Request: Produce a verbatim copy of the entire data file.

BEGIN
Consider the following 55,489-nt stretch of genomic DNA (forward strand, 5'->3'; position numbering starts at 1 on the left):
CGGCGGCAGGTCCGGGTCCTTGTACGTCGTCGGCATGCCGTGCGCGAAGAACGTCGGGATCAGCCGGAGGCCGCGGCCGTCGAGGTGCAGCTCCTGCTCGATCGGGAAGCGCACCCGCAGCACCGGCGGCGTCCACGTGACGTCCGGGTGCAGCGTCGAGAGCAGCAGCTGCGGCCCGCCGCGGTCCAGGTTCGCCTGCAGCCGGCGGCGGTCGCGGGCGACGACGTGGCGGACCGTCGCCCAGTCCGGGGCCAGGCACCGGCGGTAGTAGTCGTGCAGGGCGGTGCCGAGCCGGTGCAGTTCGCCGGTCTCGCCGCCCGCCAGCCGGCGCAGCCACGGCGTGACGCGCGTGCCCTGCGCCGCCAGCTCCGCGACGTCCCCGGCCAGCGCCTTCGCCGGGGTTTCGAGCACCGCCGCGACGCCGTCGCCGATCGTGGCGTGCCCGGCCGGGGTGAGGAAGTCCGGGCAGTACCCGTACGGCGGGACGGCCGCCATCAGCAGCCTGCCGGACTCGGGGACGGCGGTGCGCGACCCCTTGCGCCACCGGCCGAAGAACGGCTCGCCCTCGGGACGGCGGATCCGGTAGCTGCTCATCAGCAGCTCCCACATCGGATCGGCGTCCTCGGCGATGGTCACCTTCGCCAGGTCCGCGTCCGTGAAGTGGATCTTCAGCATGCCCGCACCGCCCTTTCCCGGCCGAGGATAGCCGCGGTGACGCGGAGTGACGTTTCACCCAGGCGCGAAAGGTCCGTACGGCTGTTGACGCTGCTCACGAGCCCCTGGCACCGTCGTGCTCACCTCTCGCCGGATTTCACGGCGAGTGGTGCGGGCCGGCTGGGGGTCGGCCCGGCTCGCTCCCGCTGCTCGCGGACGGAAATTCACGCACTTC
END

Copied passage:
Consider the following 55,489-nt stretch of genomic DNA (forward strand, 5'->3'; position numbering starts at 1 on the left):
CGGCGGCAGGTCCGGGTCCTTGTACGTCGTCGGCATGCCGTGCGCGAAGAACGTCGGGATCAGCCGGAGGCCGCGGCCGTCGAGGTGCAGCTCCTGCTCGATCGGGAAGCGCACCCGCAGCACCGGCGGCGTCCACGTGACGTCCGGGTGCAGCGTCGAGAGCAGCAGCTGCGGCCCGCCGCGGTCCAGGTTCGCCTGCAGCCGGCGGCGGTCGCGGGCGACGACGTGGCGGACCGTCGCCCAGTCCGGGGCCAGGCACCGGCGGTAGTAGTCGTGCAGGGCGGTGCCGAGCCGGTGCAGTTCGCCGGTCTCGCCGCCCGCCAGCCGGCGCAGCCACGGCGTGACGCGCGTGCCCTGCGCCGCCAGCTCCGCGACGTCCCCGGCCAGCGCCTTCGCCGGGGTTTCGAGCACCGCCGCGACGCCGTCGCCGATCGTGGCGTGCCCGGCCGGGGTGAGGAAGTCCGGGCAGTACCCGTACGGCGGGACGGCCGCCATCAGCAGCCTGCCGGACTCGGGGACGGCGGTGCGCGACCCCTTGCGCCACCGGCCGAAGAACGGCTCGCCCTCGGGACGGCGGATCCGGTAGCTGCTCATCAGCAGCTCCCACATCGGATCGGCGTCCTCGGCGATGGTCACCTTCGCCAGGTCCGCGTCCGTGAAGTGGATCTTCAGCATGCCCGCACCGCCCTTTCCCGGCCGAGGATAGCCGCGGTGACGCGGAGTGACGTTTCACCCAGGCGCGAAAGGTCCGTACGGCTGTTGACGCTGCTCACGAGCCCCTGGCACCGTCGTGCTCACCTCTCGCCGGATTTCACGGCGAGTGGTGCGGGCCGGCTGGGGGTCGGCCCGGCTCGCTCCCGCTGCTCGCGGACGGAAATTCACGCACTTC